statement from the government: “We want to make the UK the most attractive place for innovative businesses to grow and raise capital.”
Yes, that’s easy to say. And on the face of it, no one would disagree with the sentiment. Do we really mean that?
I don’t think we do. London doesn’t have to convince the world of its allure. London is attractive enough, and if you don’t think so, it’s your choice.
The background is Arm, the chip designer possibly the best British tech company ever (by far).
It was sold to Japan’s SoftBank for nearly £25 billion in 2016, a shame, some think.
Softbank, which failed to sell Arm to Nvidia this year because of competition issues, now wants to re-float the company, possibly on Nasdaq in New York.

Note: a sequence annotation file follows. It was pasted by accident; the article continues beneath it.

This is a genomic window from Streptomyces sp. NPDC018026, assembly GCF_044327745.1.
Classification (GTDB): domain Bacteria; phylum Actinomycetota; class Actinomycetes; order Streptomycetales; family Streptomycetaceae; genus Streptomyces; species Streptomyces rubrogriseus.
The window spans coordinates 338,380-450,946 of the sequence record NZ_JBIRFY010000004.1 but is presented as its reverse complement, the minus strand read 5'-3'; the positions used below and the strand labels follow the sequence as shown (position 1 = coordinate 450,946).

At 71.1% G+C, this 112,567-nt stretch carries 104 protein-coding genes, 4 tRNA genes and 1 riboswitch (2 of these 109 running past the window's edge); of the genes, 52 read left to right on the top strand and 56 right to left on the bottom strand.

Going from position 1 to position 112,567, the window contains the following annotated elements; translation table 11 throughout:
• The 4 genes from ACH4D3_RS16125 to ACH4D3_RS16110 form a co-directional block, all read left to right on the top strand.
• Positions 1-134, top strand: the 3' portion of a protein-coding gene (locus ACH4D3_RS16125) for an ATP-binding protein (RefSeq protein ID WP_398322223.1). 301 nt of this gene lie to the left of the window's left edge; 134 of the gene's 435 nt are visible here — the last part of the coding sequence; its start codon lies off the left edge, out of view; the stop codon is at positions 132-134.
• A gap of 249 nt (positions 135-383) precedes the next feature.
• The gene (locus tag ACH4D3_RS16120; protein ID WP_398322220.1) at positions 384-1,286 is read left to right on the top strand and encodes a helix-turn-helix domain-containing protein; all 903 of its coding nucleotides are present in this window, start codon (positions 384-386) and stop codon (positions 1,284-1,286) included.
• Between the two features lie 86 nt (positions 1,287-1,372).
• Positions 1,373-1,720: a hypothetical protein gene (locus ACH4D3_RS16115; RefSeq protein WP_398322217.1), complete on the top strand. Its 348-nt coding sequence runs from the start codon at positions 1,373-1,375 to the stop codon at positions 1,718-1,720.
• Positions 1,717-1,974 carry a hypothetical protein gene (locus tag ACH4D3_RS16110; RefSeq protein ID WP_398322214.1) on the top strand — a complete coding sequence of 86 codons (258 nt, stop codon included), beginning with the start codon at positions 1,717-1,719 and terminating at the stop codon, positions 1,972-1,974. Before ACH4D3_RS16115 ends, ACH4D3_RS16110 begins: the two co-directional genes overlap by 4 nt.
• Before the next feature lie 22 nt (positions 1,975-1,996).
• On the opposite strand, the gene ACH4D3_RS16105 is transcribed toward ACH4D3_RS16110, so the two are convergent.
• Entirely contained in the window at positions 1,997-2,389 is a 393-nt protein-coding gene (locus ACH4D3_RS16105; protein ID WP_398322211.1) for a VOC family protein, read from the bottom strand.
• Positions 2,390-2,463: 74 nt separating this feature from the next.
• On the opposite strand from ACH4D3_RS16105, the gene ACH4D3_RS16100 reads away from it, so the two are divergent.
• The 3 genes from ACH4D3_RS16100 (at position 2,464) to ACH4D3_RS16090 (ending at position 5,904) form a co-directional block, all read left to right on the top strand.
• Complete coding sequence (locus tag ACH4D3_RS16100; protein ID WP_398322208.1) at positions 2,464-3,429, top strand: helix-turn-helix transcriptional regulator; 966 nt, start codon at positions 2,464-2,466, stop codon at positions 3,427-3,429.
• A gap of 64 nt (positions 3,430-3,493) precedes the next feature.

The FT told us there was “a huge effort” being made, up to Prime Minister, to convince SoftBank to move to its London operations.
Two things: 1) I hope not really. 2) When they tried to do the same to attract Saudi Aramco in 2017, it didn’t work out and we just seemed a bit desperate.
But we don’t. And anyway, the float failed.
Changing things up for individual companies is seriously bad policy in any case. We have rules for a reason, and they generally serve us well.
The future of the City of London isn’t just about making concessions here and there for a bit of business.
It revolves around being what it has always been; a skilled financial center with well-executed rules that apply equally to everyone.
It would be nice if Arm was listed in London. It’s not a disaster if it doesn’t.